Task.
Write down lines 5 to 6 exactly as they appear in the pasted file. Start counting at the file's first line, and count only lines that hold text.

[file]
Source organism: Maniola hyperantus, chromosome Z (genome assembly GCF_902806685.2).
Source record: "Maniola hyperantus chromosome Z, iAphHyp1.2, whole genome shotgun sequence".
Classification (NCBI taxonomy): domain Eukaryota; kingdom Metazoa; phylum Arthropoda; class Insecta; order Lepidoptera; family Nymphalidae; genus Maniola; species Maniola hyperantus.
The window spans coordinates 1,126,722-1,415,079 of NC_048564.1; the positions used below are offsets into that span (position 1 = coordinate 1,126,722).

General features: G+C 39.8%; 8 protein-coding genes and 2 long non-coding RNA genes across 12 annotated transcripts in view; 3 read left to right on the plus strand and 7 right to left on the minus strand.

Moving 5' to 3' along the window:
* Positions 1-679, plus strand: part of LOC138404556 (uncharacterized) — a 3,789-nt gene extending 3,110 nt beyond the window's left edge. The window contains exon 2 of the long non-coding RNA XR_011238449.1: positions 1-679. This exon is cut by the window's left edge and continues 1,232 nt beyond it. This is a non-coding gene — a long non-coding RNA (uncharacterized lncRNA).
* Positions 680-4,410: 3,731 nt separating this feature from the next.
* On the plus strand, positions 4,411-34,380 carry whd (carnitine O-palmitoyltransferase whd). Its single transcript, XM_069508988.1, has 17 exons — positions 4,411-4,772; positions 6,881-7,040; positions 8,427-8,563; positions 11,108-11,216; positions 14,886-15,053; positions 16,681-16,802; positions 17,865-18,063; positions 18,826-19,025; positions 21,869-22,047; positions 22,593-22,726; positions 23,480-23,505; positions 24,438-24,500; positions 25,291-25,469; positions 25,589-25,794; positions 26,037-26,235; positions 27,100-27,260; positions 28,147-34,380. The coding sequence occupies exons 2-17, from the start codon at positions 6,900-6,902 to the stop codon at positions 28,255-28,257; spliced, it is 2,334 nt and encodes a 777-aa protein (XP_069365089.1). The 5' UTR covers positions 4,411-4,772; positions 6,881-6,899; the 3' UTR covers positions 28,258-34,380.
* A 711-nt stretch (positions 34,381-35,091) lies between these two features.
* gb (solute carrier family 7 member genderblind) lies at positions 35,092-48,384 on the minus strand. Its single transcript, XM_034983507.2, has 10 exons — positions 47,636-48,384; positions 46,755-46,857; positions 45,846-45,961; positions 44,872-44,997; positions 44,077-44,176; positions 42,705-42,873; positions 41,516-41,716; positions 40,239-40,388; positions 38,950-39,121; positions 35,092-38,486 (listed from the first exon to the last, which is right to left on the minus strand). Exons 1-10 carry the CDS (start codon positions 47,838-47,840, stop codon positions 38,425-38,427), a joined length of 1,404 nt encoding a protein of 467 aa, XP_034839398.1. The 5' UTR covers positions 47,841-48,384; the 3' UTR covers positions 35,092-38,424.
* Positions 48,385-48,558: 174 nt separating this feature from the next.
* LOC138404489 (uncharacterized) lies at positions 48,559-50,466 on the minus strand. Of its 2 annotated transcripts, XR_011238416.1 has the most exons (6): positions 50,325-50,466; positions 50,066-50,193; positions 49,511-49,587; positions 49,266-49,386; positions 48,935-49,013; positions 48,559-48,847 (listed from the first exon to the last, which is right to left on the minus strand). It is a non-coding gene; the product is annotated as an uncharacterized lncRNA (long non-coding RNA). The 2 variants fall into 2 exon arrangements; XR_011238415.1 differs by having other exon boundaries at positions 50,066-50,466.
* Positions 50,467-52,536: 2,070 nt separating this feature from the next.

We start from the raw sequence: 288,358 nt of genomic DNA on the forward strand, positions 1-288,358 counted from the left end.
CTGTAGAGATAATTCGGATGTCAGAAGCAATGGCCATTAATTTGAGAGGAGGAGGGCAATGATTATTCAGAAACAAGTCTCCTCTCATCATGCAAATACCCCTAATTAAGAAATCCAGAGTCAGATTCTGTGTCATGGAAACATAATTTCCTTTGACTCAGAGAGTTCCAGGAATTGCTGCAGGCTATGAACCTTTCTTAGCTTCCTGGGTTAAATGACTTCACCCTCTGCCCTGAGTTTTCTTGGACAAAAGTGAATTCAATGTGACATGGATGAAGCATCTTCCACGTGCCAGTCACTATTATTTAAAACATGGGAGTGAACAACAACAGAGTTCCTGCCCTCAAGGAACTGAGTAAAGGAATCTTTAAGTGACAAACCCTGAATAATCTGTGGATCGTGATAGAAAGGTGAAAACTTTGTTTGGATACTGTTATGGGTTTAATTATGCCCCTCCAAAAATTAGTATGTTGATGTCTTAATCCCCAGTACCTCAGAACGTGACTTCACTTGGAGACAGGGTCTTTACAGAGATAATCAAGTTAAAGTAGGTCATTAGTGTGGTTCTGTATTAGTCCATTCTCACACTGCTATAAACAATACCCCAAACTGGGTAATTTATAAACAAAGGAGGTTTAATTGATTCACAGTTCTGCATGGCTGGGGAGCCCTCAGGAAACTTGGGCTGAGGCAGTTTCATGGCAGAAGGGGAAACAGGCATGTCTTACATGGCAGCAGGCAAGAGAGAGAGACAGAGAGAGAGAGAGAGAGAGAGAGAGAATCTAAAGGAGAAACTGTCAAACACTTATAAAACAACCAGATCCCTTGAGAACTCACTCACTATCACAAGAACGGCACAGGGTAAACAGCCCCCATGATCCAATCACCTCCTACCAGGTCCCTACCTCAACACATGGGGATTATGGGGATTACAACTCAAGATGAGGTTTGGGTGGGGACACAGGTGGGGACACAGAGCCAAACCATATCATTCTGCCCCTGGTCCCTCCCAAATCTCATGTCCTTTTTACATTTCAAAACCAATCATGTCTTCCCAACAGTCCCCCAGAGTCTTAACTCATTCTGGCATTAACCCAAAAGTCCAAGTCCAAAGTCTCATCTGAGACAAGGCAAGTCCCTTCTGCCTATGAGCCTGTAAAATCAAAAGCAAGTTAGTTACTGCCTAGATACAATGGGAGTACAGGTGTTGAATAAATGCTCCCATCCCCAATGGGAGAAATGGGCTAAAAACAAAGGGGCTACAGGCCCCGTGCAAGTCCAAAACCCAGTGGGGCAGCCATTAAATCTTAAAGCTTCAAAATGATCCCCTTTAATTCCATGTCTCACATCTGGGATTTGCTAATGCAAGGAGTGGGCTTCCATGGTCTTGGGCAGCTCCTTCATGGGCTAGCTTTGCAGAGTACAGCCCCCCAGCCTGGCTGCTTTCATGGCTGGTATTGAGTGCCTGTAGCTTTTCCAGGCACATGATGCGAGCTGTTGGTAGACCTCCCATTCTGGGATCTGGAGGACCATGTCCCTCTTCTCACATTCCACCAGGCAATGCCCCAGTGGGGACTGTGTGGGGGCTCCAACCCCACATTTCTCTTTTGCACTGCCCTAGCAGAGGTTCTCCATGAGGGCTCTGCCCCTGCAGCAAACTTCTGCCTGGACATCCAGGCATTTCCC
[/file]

General features: G+C 39.8%; 8 protein-coding genes and 2 long non-coding RNA genes across 12 annotated transcripts in view; 3 read left to right on the plus strand and 7 right to left on the minus strand.

Moving 5' to 3' along the window: